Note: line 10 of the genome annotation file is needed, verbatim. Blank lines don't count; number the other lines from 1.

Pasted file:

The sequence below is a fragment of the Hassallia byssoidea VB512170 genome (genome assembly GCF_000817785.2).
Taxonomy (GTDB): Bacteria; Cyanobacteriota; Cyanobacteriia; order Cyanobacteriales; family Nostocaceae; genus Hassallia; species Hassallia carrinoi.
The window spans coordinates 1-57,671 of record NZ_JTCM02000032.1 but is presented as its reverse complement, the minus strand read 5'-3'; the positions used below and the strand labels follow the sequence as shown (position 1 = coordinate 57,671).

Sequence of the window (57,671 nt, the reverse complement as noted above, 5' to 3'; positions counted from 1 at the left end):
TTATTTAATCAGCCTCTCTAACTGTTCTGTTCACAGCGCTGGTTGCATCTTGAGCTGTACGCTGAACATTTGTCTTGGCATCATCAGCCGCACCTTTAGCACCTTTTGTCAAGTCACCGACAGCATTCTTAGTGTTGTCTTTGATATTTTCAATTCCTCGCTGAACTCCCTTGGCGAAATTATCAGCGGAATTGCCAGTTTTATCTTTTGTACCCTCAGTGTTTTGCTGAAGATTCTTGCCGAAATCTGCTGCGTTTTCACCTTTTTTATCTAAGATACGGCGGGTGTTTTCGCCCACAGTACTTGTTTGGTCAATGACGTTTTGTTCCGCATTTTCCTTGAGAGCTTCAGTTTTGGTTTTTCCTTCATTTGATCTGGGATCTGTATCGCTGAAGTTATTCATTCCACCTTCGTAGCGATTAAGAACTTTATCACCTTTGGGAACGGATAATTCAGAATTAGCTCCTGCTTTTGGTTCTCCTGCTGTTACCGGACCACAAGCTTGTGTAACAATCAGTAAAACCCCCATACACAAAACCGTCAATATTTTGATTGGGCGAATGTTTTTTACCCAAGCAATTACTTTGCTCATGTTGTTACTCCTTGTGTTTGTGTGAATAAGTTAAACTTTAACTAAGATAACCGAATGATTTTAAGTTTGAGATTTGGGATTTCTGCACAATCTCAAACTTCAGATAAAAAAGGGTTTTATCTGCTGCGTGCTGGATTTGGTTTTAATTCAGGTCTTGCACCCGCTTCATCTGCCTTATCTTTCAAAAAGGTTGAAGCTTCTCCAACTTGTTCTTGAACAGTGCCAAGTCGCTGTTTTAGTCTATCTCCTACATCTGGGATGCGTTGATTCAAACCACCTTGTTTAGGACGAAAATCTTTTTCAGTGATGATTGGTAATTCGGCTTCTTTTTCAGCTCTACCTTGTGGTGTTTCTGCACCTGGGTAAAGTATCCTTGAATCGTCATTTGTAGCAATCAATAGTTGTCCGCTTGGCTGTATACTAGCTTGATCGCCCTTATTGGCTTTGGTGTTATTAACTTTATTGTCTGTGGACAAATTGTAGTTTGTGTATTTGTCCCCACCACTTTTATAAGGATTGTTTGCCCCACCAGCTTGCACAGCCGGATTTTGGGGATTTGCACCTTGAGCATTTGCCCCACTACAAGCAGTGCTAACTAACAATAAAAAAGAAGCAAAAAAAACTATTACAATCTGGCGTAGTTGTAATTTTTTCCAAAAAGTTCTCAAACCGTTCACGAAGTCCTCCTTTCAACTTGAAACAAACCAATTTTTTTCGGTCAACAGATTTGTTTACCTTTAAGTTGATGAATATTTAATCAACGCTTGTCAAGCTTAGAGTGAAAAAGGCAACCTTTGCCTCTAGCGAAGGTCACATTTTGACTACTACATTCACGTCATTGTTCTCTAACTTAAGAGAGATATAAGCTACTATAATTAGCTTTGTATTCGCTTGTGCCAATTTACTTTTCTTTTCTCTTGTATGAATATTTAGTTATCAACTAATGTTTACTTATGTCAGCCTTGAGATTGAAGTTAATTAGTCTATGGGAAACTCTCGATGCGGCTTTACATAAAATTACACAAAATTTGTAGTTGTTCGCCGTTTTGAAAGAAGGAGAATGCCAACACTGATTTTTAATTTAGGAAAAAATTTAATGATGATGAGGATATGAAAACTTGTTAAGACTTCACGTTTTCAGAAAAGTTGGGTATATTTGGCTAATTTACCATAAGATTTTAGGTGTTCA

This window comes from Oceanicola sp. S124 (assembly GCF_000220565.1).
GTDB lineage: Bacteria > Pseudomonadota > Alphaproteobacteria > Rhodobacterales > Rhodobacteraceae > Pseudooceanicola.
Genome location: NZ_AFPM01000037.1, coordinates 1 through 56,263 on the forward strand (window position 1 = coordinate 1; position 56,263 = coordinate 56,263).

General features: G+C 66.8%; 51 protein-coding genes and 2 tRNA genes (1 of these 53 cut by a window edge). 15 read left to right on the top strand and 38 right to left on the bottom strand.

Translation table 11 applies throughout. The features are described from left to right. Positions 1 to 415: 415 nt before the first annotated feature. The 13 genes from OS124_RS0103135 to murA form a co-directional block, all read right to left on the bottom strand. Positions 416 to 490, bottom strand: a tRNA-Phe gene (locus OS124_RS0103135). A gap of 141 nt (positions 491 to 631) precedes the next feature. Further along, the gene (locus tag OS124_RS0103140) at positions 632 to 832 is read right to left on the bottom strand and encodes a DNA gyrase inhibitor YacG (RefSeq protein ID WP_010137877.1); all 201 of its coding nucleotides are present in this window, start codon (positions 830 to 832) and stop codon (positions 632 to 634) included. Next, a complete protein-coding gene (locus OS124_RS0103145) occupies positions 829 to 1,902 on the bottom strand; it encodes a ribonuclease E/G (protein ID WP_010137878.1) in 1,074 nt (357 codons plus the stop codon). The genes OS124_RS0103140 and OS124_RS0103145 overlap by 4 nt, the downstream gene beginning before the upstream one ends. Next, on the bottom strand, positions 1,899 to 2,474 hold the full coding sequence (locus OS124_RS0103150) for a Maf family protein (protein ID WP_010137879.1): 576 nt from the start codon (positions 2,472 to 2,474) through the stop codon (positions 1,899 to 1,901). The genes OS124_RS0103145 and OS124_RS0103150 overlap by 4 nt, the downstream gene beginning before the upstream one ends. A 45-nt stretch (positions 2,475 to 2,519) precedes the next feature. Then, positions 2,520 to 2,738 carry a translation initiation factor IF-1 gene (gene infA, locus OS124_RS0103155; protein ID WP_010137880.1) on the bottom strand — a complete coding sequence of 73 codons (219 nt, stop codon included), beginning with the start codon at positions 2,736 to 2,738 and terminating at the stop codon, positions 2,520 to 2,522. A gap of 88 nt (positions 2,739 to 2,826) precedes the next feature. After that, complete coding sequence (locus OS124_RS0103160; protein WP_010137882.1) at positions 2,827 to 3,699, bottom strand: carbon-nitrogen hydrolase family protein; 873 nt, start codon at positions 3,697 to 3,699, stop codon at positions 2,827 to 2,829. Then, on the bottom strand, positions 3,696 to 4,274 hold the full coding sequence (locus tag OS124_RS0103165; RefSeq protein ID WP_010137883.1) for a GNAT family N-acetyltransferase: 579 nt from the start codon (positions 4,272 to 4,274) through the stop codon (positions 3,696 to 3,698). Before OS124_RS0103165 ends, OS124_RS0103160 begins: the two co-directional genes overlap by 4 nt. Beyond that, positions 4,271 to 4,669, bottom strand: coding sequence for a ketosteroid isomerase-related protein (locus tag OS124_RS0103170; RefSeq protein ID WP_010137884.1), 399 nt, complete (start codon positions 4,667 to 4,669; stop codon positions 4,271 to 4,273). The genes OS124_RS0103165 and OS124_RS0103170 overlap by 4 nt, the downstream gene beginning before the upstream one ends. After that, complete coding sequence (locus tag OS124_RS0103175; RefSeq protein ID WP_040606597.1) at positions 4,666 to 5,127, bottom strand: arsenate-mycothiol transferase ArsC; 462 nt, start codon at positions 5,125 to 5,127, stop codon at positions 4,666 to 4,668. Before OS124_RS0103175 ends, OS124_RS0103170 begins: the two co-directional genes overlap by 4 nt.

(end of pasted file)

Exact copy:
Translation table 11 applies throughout. The features are described from left to right. Positions 1 to 415: 415 nt before the first annotated feature. The 13 genes from OS124_RS0103135 to murA form a co-directional block, all read right to left on the bottom strand. Positions 416 to 490, bottom strand: a tRNA-Phe gene (locus OS124_RS0103135). A gap of 141 nt (positions 491 to 631) precedes the next feature. Further along, the gene (locus tag OS124_RS0103140) at positions 632 to 832 is read right to left on the bottom strand and encodes a DNA gyrase inhibitor YacG (RefSeq protein ID WP_010137877.1); all 201 of its coding nucleotides are present in this window, start codon (positions 830 to 832) and stop codon (positions 632 to 634) included. Next, a complete protein-coding gene (locus OS124_RS0103145) occupies positions 829 to 1,902 on the bottom strand; it encodes a ribonuclease E/G (protein ID WP_010137878.1) in 1,074 nt (357 codons plus the stop codon). The genes OS124_RS0103140 and OS124_RS0103145 overlap by 4 nt, the downstream gene beginning before the upstream one ends. Next, on the bottom strand, positions 1,899 to 2,474 hold the full coding sequence (locus OS124_RS0103150) for a Maf family protein (protein ID WP_010137879.1): 576 nt from the start codon (positions 2,472 to 2,474) through the stop codon (positions 1,899 to 1,901). The genes OS124_RS0103145 and OS124_RS0103150 overlap by 4 nt, the downstream gene beginning before the upstream one ends. A 45-nt stretch (positions 2,475 to 2,519) precedes the next feature. Then, positions 2,520 to 2,738 carry a translation initiation factor IF-1 gene (gene infA, locus OS124_RS0103155; protein ID WP_010137880.1) on the bottom strand — a complete coding sequence of 73 codons (219 nt, stop codon included), beginning with the start codon at positions 2,736 to 2,738 and terminating at the stop codon, positions 2,520 to 2,522. A gap of 88 nt (positions 2,739 to 2,826) precedes the next feature. After that, complete coding sequence (locus OS124_RS0103160; protein WP_010137882.1) at positions 2,827 to 3,699, bottom strand: carbon-nitrogen hydrolase family protein; 873 nt, start codon at positions 3,697 to 3,699, stop codon at positions 2,827 to 2,829. Then, on the bottom strand, positions 3,696 to 4,274 hold the full coding sequence (locus tag OS124_RS0103165; RefSeq protein ID WP_010137883.1) for a GNAT family N-acetyltransferase: 579 nt from the start codon (positions 4,272 to 4,274) through the stop codon (positions 3,696 to 3,698). Before OS124_RS0103165 ends, OS124_RS0103160 begins: the two co-directional genes overlap by 4 nt. Beyond that, positions 4,271 to 4,669, bottom strand: coding sequence for a ketosteroid isomerase-related protein (locus tag OS124_RS0103170; RefSeq protein ID WP_010137884.1), 399 nt, complete (start codon positions 4,667 to 4,669; stop codon positions 4,271 to 4,273). The genes OS124_RS0103165 and OS124_RS0103170 overlap by 4 nt, the downstream gene beginning before the upstream one ends. After that, complete coding sequence (locus tag OS124_RS0103175; RefSeq protein ID WP_040606597.1) at positions 4,666 to 5,127, bottom strand: arsenate-mycothiol transferase ArsC; 462 nt, start codon at positions 5,125 to 5,127, stop codon at positions 4,666 to 4,668. Before OS124_RS0103175 ends, OS124_RS0103170 begins: the two co-directional genes overlap by 4 nt.